Instead, she simply stopped petting the cat, gripped its head with one hand and gave a sharp twist. Dave winced at the sound of vertebra separating from vertebra. The cat went limp.
“You know what I am, Dave. But you still don’t understand me.” She thrust the body into his arms. “Take care of this.”
Then, almost tenderly, she picked up what was left of the rabbit’s body and walked toward the house.
The crunch of Roslyn’s footsteps withdrew into the distance. Dave looked down at the limp body in his arms and the lifeless eyes staring back at him. Once, perhaps, they had been capable of showing happiness, fear, sadness. Now they only showed a tiny, dark reflection of Dave’s paralyzed figure. Snowflakes were falling—he would have to shovel the drive again in the morning—and the cold was settling into his bones.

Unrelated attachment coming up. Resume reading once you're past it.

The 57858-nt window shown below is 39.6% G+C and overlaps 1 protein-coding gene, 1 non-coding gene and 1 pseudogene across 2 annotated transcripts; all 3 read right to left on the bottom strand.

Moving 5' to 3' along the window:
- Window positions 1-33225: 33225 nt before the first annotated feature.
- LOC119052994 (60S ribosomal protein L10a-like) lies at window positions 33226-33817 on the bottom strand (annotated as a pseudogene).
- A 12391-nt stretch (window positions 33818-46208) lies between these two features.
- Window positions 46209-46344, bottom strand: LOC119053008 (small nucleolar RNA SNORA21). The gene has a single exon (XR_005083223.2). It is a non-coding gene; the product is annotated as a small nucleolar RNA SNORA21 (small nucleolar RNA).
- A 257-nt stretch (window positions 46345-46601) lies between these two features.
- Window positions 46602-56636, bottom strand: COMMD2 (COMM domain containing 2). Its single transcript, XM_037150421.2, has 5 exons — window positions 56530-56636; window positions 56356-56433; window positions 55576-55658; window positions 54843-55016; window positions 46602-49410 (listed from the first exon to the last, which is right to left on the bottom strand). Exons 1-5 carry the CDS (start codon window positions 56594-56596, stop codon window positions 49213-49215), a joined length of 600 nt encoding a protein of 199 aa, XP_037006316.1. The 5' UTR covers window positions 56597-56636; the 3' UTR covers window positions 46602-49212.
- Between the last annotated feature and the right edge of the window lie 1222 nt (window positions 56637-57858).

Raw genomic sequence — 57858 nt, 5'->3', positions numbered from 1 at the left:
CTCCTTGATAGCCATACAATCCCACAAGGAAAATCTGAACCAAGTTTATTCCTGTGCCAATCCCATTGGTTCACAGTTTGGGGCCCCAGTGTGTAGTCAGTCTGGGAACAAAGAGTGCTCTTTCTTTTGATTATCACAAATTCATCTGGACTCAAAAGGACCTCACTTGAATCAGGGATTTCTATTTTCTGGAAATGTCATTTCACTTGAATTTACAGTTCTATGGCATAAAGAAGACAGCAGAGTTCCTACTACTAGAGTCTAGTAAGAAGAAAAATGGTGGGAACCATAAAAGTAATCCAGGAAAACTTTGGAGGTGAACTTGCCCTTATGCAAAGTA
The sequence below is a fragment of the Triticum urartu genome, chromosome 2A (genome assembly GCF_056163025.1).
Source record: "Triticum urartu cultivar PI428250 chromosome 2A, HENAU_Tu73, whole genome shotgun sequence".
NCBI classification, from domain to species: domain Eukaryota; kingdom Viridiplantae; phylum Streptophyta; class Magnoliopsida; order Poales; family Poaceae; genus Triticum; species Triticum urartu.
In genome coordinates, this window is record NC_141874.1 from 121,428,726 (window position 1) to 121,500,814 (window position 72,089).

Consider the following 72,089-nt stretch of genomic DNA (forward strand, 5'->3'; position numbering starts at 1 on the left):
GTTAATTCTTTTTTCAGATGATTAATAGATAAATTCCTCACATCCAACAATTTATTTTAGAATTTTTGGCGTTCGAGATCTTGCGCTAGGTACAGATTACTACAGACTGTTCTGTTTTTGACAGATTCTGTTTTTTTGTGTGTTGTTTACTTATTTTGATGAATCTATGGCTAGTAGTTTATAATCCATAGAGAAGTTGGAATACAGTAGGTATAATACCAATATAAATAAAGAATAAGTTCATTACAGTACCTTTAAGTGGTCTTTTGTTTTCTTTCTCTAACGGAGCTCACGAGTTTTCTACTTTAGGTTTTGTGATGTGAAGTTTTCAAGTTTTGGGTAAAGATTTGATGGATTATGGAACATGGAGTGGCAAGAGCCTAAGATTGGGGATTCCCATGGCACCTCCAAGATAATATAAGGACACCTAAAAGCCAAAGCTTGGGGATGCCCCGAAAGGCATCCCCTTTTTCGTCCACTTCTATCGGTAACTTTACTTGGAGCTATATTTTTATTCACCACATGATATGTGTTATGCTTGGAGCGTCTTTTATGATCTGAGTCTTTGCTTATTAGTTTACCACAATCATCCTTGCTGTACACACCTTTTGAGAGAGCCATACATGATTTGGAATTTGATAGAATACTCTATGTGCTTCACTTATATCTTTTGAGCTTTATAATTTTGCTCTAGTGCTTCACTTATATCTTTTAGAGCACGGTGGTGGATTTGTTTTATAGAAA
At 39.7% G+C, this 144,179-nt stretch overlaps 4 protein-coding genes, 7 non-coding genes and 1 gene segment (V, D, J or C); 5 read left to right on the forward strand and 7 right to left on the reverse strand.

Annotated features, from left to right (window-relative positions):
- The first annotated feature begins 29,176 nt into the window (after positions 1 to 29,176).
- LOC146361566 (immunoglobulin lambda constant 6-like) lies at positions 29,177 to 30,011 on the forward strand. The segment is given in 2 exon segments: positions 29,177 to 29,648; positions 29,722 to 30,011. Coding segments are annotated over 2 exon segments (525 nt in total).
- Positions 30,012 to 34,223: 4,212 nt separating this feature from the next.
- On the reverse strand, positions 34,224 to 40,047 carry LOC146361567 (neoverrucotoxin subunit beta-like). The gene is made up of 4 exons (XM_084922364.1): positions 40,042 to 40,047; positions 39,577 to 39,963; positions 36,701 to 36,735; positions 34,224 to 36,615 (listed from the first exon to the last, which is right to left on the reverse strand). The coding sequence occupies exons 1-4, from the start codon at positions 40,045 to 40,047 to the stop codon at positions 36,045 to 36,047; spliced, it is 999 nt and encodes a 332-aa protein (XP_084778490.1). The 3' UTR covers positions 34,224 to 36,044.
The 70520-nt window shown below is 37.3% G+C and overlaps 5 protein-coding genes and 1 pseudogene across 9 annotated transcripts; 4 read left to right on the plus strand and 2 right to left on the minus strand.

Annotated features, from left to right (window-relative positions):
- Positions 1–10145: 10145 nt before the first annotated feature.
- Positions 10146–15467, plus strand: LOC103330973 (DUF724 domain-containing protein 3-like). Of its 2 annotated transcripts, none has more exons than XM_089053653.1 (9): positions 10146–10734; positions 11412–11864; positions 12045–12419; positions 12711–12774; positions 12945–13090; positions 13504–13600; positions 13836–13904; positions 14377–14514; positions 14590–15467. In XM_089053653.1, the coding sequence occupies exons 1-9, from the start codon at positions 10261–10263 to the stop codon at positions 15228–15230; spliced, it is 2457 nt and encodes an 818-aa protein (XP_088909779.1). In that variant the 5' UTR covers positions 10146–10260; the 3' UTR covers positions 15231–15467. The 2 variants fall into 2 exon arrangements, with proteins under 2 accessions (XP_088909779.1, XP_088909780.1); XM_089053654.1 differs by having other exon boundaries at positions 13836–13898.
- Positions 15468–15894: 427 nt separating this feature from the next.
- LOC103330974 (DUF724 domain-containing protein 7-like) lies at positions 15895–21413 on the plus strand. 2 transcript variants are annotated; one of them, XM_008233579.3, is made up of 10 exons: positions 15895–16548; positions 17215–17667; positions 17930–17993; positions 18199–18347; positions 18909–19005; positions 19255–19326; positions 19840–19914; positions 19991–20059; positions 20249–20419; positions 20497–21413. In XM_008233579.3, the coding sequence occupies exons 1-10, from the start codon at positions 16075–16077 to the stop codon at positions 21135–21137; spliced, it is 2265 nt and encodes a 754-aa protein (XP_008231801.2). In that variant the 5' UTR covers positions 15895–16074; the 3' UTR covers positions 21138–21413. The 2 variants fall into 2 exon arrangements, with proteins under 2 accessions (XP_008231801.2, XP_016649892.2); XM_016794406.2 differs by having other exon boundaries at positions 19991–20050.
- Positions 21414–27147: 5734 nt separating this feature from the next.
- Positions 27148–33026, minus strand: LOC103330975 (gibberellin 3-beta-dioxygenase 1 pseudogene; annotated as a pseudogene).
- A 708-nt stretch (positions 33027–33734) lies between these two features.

About Gregory Fox
Gregory M. Fox is an author, artist, and educator from South Bend, Indiana. His fiction has appeared in small journals, and he also authored the e-book A Breath of Fiction, a collection of 200 flash fiction stories from his blog of the same name.